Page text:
Vern Crisler maintained:
>Interesting points made by most of those who've commented on this thread. I
>should have defined "thinker" as (say) someone in the class of Aristotle,
>Aquinas, Locke, Kant, Russell, Wittgenstein, Quine, et al. I can't really
>think of any funny men who could be classed in this category, though
>Jonathan Swift and Mark Twain probably come the closest.
>I also don't think current day "stand up" comics even approach the category
>of being thinkers, so please folks, don't offer up Whoopi Goldberg or Robin
>Williams as thinkers. I could rest my case on such example. (I sometimes
>have a hard time understanding how any of these individuals can be classed
>in the category of humorist. :-)
You dismiss every living comic and in the same paragraph you use a smiley
face. What pluck. What bigotry. How unintentionally hilarious. Stand-ups
can't be serious thinkers, they can't even be "humorists", huh? Let us
know when you decide what they are so we can properly place them in your
semantic caste system. I suggest that many stand-ups are just (gasp)
*thinkers* who need to make a living -- working class people trying to get
by on their wits. Since they only labor a few hours a night, some stand-ups
have been known to devote much of their time to research, writing and other
intellectual pursuits. Had they been born rich they would be revered for
living this way.
Vern, have you ever intentionally made anyone laugh in your life? You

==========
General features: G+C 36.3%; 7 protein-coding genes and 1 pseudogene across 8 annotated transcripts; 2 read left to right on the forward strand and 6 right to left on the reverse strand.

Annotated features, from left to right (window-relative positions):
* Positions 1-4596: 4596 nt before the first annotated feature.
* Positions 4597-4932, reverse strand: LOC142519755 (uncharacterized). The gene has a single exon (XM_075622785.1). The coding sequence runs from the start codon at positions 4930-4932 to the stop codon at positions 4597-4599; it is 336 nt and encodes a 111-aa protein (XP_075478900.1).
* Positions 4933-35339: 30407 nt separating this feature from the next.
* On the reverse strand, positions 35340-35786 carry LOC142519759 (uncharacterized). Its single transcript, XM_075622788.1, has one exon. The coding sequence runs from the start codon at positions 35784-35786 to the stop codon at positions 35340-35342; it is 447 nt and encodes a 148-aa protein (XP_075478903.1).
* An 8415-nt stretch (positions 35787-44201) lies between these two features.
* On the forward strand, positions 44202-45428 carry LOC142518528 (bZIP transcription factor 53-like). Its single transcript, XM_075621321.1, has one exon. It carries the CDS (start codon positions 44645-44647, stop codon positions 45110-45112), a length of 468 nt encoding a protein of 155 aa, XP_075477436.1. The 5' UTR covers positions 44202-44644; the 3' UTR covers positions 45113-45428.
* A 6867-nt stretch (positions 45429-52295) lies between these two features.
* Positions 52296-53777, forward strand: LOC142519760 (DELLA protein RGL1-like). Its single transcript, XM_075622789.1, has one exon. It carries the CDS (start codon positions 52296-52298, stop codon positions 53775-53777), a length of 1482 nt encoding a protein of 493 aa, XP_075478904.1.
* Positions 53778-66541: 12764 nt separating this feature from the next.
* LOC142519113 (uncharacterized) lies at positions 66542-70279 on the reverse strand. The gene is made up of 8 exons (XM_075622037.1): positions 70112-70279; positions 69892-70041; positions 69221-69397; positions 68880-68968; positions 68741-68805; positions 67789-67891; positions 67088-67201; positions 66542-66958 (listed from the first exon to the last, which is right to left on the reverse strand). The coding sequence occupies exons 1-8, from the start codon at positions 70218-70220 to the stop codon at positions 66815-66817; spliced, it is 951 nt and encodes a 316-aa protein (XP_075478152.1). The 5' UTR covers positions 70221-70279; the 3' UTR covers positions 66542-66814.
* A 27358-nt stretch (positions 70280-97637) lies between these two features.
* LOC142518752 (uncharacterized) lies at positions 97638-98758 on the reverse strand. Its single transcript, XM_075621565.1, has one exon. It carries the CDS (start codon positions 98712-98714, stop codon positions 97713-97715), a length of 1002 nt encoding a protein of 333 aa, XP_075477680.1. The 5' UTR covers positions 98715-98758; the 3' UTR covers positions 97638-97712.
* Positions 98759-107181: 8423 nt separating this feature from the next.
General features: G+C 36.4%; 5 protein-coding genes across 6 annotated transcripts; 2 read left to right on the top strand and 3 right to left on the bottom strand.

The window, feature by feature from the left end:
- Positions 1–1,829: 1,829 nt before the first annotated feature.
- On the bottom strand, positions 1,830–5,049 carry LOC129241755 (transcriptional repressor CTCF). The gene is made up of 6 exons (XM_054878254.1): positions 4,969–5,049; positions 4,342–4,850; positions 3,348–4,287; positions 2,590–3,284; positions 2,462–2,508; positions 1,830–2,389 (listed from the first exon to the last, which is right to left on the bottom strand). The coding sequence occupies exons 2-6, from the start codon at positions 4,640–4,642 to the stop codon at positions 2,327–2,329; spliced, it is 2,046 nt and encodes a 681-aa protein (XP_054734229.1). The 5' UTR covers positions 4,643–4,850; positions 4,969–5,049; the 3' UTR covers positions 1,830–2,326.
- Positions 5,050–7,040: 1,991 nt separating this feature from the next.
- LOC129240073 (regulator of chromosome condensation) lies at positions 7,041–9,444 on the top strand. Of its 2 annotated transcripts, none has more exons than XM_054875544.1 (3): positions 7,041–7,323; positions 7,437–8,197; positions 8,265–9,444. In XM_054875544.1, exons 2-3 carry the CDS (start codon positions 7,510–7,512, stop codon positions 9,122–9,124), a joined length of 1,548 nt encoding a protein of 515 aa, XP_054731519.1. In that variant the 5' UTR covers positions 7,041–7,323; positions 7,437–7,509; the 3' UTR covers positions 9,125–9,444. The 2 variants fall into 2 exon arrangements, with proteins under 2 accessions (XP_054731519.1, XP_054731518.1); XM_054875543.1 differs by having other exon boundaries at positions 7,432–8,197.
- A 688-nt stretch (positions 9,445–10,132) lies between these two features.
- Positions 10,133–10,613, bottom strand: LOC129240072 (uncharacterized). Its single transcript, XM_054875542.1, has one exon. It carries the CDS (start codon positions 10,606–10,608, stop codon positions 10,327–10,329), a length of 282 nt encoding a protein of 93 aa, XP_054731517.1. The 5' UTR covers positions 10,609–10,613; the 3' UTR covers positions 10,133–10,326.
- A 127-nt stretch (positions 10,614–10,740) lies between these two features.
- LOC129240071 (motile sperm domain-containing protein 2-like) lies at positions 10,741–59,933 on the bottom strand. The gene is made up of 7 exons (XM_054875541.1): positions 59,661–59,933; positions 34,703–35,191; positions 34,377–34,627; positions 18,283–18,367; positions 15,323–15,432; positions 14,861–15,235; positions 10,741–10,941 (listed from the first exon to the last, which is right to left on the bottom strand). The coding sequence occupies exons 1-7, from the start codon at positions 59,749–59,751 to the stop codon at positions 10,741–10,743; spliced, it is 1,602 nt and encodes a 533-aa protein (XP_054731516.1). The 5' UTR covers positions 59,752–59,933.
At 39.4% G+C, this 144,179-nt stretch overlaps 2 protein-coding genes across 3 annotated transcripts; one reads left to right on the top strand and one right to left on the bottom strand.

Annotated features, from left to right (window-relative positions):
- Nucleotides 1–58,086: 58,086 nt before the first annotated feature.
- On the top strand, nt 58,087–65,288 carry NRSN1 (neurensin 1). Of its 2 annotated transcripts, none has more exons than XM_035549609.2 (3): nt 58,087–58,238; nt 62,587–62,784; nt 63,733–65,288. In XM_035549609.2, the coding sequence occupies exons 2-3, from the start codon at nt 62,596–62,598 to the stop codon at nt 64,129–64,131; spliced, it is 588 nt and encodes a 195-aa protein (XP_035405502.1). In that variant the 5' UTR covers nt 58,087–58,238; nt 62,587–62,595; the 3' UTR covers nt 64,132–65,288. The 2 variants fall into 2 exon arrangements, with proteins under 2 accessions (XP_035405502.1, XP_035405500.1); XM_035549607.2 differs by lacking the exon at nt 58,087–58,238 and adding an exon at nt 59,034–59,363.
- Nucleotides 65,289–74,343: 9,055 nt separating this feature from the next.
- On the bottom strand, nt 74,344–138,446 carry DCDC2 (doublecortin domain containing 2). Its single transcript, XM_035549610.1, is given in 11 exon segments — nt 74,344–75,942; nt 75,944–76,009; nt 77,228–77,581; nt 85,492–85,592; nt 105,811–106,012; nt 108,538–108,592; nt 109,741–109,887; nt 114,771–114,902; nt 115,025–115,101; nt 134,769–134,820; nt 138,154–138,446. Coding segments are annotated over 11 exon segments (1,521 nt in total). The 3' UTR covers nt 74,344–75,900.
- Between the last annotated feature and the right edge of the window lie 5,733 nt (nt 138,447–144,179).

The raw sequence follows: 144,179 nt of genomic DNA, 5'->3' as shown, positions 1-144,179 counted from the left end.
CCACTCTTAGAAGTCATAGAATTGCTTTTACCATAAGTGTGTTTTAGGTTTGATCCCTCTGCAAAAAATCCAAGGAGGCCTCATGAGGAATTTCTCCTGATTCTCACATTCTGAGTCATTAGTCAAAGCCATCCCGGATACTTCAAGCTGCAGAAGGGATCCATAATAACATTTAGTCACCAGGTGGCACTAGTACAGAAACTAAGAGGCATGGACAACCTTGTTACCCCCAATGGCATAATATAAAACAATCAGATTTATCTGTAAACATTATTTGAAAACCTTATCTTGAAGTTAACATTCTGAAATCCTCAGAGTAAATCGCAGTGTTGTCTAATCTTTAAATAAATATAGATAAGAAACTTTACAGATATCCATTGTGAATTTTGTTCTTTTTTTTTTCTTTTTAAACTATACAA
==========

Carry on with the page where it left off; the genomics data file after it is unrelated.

should try it. You may begin to gain respect for real live performing
comedy artists. It is hard to get people to laugh. It is even harder to get
them to laugh at smart humor. But there are a number of people who can walk
out on a stage and provoke laughter with relevant and thoughtful material.
Mark Twain used to do just that on the lecture circuit. There are people
today, often called stand-up comedians, who do the same thing. They are in
the minority in their craft because most comics walk on a stage and appease
the terror they feel by pandering to the lowest common denominator. But
there are some who elevate their audience and these people are artists who
deserve respect -- no matter what you pronounce about them.
>In any case, I tend to agree that humor--like fiction--is an attempt to
>escape, to escape the rationalistic fog of too much thinking for a breath of
>the clean fresh down-to-earth air of living. That's why I often repair to
>Mark Twain when I've gotten too far down into the blue water of
It is so nice Twain took the time to do some writing to help true geniuses
If they bottled pomposity your picture would be on the label.